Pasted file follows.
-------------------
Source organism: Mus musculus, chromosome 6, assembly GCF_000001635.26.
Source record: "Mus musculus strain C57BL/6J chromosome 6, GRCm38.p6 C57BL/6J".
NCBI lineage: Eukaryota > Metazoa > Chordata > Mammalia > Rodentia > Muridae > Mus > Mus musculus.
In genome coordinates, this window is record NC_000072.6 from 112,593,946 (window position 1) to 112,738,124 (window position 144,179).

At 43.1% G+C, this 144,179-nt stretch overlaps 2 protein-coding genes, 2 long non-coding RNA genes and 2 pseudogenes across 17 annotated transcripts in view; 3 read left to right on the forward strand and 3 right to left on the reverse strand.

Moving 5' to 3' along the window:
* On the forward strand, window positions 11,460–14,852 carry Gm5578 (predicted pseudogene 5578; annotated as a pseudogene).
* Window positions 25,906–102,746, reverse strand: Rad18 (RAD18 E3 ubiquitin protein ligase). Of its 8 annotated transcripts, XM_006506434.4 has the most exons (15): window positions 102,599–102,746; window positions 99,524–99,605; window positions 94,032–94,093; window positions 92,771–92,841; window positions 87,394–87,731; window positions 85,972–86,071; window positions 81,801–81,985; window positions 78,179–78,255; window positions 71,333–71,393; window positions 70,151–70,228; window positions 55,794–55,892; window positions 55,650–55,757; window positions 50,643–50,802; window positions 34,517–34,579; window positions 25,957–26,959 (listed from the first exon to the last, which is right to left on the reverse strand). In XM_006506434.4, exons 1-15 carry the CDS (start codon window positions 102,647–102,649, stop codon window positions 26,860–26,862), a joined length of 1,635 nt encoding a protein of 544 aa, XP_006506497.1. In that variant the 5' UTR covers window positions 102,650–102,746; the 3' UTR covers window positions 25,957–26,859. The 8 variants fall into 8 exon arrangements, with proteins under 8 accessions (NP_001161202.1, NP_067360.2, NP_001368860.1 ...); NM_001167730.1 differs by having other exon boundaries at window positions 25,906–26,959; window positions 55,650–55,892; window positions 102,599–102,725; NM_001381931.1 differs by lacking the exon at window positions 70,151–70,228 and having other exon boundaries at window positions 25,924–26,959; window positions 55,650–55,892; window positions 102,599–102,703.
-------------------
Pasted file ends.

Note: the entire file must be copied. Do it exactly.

Source organism: Mus musculus, chromosome 6, assembly GCF_000001635.26.
Source record: "Mus musculus strain C57BL/6J chromosome 6, GRCm38.p6 C57BL/6J".
NCBI lineage: Eukaryota > Metazoa > Chordata > Mammalia > Rodentia > Muridae > Mus > Mus musculus.
In genome coordinates, this window is record NC_000072.6 from 112,593,946 (window position 1) to 112,738,124 (window position 144,179).

At 43.1% G+C, this 144,179-nt stretch overlaps 2 protein-coding genes, 2 long non-coding RNA genes and 2 pseudogenes across 17 annotated transcripts in view; 3 read left to right on the forward strand and 3 right to left on the reverse strand.

Moving 5' to 3' along the window:
* On the forward strand, window positions 11,460–14,852 carry Gm5578 (predicted pseudogene 5578; annotated as a pseudogene).
* Window positions 25,906–102,746, reverse strand: Rad18 (RAD18 E3 ubiquitin protein ligase). Of its 8 annotated transcripts, XM_006506434.4 has the most exons (15): window positions 102,599–102,746; window positions 99,524–99,605; window positions 94,032–94,093; window positions 92,771–92,841; window positions 87,394–87,731; window positions 85,972–86,071; window positions 81,801–81,985; window positions 78,179–78,255; window positions 71,333–71,393; window positions 70,151–70,228; window positions 55,794–55,892; window positions 55,650–55,757; window positions 50,643–50,802; window positions 34,517–34,579; window positions 25,957–26,959 (listed from the first exon to the last, which is right to left on the reverse strand). In XM_006506434.4, exons 1-15 carry the CDS (start codon window positions 102,647–102,649, stop codon window positions 26,860–26,862), a joined length of 1,635 nt encoding a protein of 544 aa, XP_006506497.1. In that variant the 5' UTR covers window positions 102,650–102,746; the 3' UTR covers window positions 25,957–26,859. The 8 variants fall into 8 exon arrangements, with proteins under 8 accessions (NP_001161202.1, NP_067360.2, NP_001368860.1 ...); NM_001167730.1 differs by having other exon boundaries at window positions 25,906–26,959; window positions 55,650–55,892; window positions 102,599–102,725; NM_001381931.1 differs by lacking the exon at window positions 70,151–70,228 and having other exon boundaries at window positions 25,924–26,959; window positions 55,650–55,892; window positions 102,599–102,703.